Dennis Siegel claims to have developed a circuit that will harvest enough to charge a AA battery like this. It appears to be nothing more than electromagnetic induction into a coil from the fields produced from electrical appliances, etc. But there are also models he developed that can harvest the same using much higher frequencies coming from radio, cell phone towers, etc… Read more about this here:

Even large corporations like Nokia have already announced that they’re looking to do the same thing in order to have a phone keep itself charge up. It’s been a while and we haven’t heard much more about it. They say it’s only outputting an amount of electricity that is too small so perhaps they haven’t exceeded the levels needed to accomplish the goal of keeping a phone charged up. Or, maybe its just too disruptive to pull hundreds of millions or billions of phones around the world eventually off the grid and have them all charged at the expense of the power company or home/business owners – seeing that the article came out 6 years ago, why would a company like Nokia with all its resources not be able to produce something like this? Even if it wasn’t built into the phone, they could build it into a phone case. If someone never had to plug it in, I’m sure they’d sell more than a few! Read about Nokia’s announcement on this here:

Free Energy Flashlight
Free Energy Flashlight

The company that actually has built a Free Energy Flashlight is Adgex. Here’s what they say, “…the use of the ‘Adgex Accumlator’ ELFE taps into the earth’s energy supplies and converts that power into usable energy. Yes, the Earth provides the energy to charge the light, it’s that simple, and that incredible.

You can use it for a few hours then set it down and the next day it will be charged back up!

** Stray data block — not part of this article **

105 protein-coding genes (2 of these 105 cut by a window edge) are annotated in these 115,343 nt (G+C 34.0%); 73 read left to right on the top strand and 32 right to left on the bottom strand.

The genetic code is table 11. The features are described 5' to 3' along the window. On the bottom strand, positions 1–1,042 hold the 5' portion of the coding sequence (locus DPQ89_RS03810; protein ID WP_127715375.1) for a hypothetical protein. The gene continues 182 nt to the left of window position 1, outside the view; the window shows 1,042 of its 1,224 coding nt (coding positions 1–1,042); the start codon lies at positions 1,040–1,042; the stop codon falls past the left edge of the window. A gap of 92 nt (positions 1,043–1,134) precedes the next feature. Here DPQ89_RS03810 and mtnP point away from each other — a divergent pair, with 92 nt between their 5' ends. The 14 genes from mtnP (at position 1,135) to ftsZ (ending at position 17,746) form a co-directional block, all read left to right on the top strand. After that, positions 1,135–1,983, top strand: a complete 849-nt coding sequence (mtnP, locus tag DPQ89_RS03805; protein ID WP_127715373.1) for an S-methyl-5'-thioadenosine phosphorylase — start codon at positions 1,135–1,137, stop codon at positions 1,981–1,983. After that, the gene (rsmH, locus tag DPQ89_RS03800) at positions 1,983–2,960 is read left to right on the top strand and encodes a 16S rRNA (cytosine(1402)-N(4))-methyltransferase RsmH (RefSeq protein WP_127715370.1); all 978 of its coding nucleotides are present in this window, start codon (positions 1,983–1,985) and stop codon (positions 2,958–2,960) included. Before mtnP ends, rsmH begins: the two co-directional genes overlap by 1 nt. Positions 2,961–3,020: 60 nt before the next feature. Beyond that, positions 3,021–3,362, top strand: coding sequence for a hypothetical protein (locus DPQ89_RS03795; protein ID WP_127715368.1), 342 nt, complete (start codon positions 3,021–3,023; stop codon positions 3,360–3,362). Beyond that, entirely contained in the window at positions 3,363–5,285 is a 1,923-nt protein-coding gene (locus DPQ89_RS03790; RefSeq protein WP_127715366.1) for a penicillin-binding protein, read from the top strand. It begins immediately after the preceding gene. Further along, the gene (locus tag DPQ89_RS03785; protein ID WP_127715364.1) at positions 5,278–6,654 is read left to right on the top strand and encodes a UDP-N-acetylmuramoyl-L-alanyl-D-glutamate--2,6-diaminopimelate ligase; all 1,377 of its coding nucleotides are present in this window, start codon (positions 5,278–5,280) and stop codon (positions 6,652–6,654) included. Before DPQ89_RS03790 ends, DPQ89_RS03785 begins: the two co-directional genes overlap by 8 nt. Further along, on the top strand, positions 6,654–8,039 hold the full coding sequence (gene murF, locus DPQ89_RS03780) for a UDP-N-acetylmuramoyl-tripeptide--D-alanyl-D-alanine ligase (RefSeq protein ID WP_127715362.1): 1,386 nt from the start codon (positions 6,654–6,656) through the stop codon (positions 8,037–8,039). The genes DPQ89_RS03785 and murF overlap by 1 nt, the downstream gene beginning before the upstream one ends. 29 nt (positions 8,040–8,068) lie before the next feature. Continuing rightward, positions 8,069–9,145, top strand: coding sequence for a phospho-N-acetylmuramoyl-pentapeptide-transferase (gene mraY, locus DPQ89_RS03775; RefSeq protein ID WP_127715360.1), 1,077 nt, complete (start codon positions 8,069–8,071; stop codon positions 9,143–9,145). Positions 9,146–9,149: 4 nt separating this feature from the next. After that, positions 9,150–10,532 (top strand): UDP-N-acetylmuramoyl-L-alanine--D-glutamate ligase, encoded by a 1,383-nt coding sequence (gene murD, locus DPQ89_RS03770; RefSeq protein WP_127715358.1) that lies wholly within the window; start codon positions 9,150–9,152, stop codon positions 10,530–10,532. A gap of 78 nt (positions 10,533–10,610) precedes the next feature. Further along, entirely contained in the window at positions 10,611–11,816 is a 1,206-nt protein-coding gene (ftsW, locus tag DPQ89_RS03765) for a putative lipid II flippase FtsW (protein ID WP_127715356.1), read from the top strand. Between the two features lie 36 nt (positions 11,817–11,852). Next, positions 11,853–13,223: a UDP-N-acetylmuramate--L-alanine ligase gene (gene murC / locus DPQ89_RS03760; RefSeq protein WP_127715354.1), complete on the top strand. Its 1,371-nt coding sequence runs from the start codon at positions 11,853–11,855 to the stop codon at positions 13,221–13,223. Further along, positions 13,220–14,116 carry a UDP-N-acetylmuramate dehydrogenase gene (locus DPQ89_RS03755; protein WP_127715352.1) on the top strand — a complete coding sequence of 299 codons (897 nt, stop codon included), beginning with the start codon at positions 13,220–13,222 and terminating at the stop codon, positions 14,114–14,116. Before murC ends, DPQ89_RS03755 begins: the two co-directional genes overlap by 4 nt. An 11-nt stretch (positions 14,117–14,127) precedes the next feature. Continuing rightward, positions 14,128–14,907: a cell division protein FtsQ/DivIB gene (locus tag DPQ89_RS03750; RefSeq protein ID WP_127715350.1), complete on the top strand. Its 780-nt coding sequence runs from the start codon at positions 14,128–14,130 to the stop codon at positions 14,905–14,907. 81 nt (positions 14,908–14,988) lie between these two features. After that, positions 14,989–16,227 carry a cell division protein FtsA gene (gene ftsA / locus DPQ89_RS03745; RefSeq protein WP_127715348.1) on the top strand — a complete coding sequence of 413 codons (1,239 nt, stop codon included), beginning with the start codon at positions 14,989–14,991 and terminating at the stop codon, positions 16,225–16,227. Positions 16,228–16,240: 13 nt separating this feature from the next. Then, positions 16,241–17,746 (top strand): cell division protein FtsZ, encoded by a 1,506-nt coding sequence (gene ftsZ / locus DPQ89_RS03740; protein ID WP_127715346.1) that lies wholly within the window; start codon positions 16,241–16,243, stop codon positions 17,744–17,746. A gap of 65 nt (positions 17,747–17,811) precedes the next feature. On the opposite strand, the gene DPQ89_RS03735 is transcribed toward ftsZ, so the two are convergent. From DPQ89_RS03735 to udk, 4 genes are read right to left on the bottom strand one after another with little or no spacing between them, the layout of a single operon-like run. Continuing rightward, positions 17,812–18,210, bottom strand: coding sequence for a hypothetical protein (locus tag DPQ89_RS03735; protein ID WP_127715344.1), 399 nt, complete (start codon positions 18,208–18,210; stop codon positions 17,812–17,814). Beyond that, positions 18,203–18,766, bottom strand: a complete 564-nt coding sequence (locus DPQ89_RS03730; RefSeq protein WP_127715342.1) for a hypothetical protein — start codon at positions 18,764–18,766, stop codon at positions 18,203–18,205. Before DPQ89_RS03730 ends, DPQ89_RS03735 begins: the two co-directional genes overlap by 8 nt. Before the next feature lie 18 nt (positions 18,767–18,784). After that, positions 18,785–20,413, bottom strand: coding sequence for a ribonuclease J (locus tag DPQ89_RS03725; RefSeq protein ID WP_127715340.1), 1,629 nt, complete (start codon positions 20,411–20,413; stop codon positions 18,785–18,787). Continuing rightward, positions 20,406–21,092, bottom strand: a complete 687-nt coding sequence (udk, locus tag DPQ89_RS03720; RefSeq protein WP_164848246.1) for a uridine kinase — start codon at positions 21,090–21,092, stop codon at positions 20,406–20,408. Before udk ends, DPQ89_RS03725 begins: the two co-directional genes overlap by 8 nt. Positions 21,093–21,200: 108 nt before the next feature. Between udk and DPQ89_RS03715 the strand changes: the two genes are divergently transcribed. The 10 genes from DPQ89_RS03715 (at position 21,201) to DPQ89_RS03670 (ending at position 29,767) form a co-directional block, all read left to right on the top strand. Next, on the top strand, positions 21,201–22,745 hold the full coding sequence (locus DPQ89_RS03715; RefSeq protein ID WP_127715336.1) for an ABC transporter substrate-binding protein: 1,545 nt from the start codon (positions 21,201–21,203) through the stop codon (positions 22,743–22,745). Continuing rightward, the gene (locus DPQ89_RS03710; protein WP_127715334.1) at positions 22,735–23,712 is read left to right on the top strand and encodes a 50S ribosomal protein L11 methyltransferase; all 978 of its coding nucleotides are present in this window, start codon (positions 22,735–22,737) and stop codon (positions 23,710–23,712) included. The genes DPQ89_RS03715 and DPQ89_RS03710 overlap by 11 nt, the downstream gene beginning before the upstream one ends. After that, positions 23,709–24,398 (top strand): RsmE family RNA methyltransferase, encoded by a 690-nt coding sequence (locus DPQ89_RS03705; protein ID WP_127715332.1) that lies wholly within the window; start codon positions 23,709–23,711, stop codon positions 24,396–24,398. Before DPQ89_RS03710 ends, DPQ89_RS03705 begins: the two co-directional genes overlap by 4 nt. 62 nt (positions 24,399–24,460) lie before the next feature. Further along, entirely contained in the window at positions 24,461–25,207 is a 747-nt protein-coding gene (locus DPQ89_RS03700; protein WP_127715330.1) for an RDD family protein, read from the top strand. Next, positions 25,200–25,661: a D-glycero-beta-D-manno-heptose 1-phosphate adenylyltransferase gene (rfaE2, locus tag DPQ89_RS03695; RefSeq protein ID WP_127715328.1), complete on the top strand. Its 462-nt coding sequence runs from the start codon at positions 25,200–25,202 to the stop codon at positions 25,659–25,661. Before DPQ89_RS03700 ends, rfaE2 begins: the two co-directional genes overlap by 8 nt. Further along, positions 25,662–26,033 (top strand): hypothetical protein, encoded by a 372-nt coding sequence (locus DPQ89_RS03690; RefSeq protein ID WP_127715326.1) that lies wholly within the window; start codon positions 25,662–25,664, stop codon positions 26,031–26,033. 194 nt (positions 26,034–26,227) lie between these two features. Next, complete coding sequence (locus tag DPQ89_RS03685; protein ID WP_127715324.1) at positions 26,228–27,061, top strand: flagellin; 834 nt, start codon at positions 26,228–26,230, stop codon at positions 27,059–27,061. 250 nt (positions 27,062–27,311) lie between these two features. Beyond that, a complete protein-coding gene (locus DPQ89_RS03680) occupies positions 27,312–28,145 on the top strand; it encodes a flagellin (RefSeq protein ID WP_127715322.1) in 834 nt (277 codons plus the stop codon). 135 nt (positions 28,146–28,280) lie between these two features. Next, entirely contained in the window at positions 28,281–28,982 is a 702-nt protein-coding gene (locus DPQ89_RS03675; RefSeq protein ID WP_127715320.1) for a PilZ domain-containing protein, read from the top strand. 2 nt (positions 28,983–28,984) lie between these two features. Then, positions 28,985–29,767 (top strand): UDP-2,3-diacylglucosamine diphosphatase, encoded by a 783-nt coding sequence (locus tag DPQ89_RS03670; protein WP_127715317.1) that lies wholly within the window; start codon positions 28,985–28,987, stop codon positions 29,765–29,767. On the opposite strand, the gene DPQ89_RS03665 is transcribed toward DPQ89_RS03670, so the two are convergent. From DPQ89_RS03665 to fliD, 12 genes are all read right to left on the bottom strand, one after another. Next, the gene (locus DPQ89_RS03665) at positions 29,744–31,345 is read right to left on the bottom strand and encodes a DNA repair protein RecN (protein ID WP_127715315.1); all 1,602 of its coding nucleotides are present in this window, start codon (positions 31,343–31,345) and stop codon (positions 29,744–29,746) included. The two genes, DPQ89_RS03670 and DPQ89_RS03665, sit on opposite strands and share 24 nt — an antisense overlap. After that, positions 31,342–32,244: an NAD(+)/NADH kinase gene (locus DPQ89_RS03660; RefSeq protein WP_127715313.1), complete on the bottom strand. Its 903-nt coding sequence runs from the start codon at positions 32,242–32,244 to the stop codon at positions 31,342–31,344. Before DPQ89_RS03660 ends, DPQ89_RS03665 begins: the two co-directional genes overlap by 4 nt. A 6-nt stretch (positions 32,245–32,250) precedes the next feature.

You can get one: Free Energy Flashlight

If you want to join in on the discussion to look into it more, go here:


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Solar Lamp Only $2

Solar Lamp

In some third world countries, when the sun goes down, there is no light for the people. If there is, it is usually a kerosine lamp that burn indoors. The light is useful, but some claim that one night of breathing in the fumes is the same as smoking 40 cigarettes. And to top it off, 20% of a family’s income every week pays for the fuel.

$2 Solar Lamp by LEDsafari
$2 Solar Lamp by LEDsafari

The folks at LEDsafari are doing some great work using a very simple method. They use a cell phone battery with the electronics removed, an LED, a switch and a small solar cell to build a low cost solar lamp.

Little by little their method is getting a bit more sophisticated. LEDsafari is now adding a diode to keep the battery from sending power to the solar cell and burning it up. Also, a resistor is added to limit the current the battery delivers to the LED so it lasts longer. Total cost is about $2.00.

There are some simple ways to improve upon these methods. But for now, this project has been a blessing for thousands of people. Without LEDsafari’s solar lamp program, many would be sitting in the dark or spending money just to breath unhealthy fumes. This just shows that something so small and simple really can make a huge difference in people’s lives!

LEDsafari Students
LEDsafari Students

Saving Money, Reducing Fuel & Increasing Health

The income savings and health benefits are obviously priceless. It is important to understand this isn’t a hand-out. LEDsafari holds workshops to teach people how to empower themselves by learning how to build their own solar lamp! Just look how happy those kids are in the picture up above. This is not just a technical skill, but a way to increase their self-esteem and build confidence in the fact that they can help themselves.

Support this project by telling your friends, sharing this page and visiting: LEDsafari

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A local Ceour d’Alene company (right next to Spokane) has created a lighting technology where they can print a paper, put electricity to it and it lights up.

Essentially, it is a printed LED – the world’s thinnest LED that is and it is quite revolutionary because it opens up a lot of possibilities.


Go here for the rest of the story and to watch the promo video: